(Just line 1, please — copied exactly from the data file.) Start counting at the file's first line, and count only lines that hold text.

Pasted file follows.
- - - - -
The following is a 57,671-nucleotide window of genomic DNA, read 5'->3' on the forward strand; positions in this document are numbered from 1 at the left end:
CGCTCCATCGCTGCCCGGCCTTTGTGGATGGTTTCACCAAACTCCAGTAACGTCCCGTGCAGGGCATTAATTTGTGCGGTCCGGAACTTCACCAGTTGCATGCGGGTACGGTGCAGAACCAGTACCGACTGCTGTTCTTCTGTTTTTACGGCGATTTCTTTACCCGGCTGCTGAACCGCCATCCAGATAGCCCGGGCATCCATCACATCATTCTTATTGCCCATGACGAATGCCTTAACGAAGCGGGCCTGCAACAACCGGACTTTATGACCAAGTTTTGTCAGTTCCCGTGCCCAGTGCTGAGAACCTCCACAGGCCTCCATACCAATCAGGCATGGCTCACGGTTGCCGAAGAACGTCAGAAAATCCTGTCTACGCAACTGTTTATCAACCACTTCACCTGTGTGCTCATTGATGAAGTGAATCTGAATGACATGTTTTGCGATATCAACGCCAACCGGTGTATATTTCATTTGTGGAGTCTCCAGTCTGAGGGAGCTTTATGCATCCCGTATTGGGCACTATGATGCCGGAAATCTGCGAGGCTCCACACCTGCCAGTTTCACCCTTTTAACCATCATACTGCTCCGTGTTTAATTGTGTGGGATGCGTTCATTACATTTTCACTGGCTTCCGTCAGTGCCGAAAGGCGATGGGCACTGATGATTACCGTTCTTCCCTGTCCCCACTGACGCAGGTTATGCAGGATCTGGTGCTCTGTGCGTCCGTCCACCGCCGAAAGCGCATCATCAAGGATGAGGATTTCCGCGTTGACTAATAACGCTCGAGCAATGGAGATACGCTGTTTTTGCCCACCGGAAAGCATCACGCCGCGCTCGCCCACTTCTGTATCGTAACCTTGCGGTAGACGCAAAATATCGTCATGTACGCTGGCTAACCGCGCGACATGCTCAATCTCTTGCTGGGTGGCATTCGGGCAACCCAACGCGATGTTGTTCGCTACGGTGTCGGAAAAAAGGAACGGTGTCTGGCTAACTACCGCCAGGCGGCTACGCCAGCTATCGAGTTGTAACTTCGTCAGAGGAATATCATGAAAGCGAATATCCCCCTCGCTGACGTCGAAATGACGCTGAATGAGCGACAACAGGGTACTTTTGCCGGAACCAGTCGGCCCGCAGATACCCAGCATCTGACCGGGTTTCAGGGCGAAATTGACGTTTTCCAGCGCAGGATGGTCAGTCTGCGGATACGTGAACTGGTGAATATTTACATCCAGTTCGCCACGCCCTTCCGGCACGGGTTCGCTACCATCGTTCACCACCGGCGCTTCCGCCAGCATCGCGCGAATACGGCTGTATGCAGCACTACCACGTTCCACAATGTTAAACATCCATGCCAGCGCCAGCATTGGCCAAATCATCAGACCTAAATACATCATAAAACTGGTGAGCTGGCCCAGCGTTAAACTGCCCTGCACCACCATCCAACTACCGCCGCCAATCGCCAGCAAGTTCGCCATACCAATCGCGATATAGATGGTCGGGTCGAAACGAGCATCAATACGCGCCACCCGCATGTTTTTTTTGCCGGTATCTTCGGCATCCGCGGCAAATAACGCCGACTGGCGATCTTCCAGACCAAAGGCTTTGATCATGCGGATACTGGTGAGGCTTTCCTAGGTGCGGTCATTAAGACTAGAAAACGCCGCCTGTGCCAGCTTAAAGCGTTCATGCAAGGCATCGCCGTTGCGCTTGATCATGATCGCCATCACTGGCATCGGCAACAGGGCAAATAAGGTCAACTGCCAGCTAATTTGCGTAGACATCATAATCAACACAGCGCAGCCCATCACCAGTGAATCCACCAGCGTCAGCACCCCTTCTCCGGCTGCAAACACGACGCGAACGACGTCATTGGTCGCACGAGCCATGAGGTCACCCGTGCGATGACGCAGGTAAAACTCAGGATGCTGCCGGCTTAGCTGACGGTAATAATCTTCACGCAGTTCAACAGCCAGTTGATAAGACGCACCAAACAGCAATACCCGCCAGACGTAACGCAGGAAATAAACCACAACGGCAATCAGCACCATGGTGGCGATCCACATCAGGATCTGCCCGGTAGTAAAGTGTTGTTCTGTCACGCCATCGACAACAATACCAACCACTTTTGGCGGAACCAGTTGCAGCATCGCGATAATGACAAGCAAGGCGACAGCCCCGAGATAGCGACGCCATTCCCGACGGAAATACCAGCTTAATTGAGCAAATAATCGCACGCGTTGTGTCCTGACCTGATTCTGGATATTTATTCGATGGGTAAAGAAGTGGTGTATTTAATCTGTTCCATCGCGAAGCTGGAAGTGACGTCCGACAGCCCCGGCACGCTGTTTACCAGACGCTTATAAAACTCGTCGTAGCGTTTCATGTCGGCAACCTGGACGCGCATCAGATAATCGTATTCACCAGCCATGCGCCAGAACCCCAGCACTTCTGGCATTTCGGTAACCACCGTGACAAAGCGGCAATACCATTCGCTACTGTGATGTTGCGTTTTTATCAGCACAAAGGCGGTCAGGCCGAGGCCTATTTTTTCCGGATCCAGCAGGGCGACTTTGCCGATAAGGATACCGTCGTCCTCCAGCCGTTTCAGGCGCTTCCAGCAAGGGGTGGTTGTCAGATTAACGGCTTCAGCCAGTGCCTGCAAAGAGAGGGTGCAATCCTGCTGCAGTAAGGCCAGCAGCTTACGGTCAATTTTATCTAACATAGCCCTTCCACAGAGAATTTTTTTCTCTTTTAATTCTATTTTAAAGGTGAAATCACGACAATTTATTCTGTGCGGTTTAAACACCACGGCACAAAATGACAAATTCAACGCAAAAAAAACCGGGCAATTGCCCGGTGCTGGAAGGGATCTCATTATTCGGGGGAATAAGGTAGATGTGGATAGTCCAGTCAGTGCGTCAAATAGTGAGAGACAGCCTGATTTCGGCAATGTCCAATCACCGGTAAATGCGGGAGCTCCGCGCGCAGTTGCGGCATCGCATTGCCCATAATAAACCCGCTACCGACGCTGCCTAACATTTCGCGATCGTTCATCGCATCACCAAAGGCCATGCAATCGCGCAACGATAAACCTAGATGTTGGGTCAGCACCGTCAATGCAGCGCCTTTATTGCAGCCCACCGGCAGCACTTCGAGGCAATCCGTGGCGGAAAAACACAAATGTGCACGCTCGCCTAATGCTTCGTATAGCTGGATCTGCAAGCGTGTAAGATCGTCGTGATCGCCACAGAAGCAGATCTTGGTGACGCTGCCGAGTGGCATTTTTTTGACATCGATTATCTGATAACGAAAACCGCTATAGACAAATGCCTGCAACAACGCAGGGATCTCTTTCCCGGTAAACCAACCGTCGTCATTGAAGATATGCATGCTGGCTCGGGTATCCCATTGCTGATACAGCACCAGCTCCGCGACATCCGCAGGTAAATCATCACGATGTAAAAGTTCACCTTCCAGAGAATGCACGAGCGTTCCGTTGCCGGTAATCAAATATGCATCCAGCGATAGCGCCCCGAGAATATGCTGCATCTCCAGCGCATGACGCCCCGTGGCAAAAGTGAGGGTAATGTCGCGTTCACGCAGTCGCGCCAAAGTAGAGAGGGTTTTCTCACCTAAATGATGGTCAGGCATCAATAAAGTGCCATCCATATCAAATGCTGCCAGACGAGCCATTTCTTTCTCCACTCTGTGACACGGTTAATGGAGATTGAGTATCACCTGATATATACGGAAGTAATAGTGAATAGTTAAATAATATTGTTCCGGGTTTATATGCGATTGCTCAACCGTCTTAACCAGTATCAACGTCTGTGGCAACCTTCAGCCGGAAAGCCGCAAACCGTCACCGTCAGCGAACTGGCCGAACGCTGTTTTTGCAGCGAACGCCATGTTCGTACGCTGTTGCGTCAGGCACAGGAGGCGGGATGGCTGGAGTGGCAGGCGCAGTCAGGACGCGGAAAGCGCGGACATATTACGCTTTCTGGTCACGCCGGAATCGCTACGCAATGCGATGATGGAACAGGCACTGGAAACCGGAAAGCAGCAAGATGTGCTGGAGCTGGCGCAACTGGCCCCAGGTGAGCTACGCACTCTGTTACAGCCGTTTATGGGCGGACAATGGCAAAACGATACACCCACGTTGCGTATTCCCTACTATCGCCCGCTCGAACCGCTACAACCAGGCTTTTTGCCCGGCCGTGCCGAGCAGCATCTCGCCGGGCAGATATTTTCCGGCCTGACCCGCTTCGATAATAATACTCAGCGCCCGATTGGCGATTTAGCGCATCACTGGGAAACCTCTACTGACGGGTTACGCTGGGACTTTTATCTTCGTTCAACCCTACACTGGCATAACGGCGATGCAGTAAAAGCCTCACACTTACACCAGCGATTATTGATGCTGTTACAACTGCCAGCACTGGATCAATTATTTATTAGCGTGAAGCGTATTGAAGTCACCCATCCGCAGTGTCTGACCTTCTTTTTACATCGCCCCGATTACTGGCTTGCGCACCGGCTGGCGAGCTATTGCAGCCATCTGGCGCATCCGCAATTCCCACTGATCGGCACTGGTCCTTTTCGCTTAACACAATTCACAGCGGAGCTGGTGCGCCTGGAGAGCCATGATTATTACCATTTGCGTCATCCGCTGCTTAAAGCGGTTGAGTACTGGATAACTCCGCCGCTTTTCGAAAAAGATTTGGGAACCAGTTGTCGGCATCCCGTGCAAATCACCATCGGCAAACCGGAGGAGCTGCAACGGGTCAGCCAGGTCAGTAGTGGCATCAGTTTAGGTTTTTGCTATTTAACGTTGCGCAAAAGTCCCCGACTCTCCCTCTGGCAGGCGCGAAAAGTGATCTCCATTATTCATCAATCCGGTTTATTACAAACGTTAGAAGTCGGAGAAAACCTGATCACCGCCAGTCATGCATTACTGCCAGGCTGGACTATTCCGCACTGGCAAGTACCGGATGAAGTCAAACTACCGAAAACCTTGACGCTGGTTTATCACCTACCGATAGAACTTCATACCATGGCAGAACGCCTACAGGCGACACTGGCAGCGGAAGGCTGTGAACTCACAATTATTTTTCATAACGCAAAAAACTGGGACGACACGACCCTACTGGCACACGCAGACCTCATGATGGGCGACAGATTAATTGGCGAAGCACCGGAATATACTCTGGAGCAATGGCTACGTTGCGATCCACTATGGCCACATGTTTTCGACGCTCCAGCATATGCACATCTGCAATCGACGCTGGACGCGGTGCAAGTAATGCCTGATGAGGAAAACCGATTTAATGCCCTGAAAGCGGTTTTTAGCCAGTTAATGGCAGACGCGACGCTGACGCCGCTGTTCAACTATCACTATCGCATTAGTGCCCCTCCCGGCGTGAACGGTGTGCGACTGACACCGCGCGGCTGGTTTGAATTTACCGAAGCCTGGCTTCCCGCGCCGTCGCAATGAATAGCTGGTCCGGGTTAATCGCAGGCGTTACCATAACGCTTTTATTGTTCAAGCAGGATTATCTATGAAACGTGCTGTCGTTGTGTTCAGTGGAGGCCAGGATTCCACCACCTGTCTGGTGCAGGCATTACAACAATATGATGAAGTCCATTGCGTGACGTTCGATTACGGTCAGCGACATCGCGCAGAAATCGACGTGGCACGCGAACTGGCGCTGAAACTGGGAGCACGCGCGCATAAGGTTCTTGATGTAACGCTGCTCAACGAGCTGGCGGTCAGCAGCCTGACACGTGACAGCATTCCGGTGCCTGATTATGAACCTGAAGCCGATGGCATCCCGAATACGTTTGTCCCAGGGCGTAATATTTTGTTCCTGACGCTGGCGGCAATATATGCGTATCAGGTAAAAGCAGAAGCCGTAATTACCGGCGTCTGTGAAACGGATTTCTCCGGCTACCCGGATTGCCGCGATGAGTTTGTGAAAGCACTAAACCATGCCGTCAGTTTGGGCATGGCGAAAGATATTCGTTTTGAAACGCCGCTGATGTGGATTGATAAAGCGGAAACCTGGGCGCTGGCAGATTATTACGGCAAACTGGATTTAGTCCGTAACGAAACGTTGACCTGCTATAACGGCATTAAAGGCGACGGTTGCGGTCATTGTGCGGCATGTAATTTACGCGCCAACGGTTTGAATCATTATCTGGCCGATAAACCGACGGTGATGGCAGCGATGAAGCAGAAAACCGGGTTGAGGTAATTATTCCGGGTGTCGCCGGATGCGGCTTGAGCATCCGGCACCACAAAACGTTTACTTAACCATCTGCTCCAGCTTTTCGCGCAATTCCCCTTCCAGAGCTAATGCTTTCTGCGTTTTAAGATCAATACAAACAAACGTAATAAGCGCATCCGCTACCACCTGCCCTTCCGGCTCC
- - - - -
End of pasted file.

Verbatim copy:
The following is a 57,671-nucleotide window of genomic DNA, read 5'->3' on the forward strand; positions in this document are numbered from 1 at the left end: